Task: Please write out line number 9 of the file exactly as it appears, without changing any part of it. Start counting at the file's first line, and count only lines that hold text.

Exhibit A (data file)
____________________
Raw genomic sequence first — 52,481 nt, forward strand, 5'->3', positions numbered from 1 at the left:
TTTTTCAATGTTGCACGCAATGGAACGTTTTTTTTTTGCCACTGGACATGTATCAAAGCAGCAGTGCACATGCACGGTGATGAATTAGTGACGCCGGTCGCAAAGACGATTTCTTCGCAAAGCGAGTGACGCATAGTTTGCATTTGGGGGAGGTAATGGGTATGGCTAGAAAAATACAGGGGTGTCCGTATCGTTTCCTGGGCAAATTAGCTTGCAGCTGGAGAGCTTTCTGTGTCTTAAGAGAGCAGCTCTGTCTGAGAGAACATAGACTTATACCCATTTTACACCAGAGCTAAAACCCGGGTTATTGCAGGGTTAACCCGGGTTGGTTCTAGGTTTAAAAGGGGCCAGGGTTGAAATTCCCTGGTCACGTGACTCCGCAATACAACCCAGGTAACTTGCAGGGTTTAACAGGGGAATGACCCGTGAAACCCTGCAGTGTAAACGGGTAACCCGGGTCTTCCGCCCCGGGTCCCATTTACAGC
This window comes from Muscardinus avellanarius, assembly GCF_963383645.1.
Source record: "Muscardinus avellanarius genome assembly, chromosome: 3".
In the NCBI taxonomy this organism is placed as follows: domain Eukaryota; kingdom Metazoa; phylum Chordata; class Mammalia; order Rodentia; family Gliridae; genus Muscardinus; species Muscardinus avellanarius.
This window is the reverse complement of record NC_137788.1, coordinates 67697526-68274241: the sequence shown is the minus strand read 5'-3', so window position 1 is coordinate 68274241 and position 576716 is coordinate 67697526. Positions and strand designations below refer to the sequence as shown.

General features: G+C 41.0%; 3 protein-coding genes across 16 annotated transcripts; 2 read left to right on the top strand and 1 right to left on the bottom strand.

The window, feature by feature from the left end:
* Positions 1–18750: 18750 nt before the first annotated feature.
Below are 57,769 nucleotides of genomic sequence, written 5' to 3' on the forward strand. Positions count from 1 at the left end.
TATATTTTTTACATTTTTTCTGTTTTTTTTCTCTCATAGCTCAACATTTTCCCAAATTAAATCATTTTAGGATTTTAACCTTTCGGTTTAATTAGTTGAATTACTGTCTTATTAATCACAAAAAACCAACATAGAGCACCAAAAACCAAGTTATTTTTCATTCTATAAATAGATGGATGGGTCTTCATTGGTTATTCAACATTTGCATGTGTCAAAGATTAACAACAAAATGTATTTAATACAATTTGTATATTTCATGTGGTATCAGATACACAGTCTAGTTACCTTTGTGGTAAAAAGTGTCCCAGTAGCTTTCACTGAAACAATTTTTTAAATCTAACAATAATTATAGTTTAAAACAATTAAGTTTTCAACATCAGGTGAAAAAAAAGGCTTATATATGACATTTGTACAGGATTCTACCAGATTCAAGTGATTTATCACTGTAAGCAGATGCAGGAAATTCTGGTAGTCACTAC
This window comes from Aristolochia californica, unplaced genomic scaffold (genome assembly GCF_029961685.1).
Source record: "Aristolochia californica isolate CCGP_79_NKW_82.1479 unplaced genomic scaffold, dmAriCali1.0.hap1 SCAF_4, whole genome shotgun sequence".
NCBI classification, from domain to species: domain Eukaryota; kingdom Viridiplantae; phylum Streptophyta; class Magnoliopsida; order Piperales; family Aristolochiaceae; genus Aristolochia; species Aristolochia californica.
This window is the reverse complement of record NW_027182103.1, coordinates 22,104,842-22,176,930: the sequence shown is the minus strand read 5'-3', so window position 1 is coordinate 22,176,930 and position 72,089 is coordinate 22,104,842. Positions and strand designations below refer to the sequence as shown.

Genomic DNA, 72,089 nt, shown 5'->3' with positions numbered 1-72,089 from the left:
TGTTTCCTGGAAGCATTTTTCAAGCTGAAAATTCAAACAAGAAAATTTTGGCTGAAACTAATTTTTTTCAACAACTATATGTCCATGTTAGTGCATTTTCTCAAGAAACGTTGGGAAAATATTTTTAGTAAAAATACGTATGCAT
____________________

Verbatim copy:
* Positions 1–18750: 18750 nt before the first annotated feature.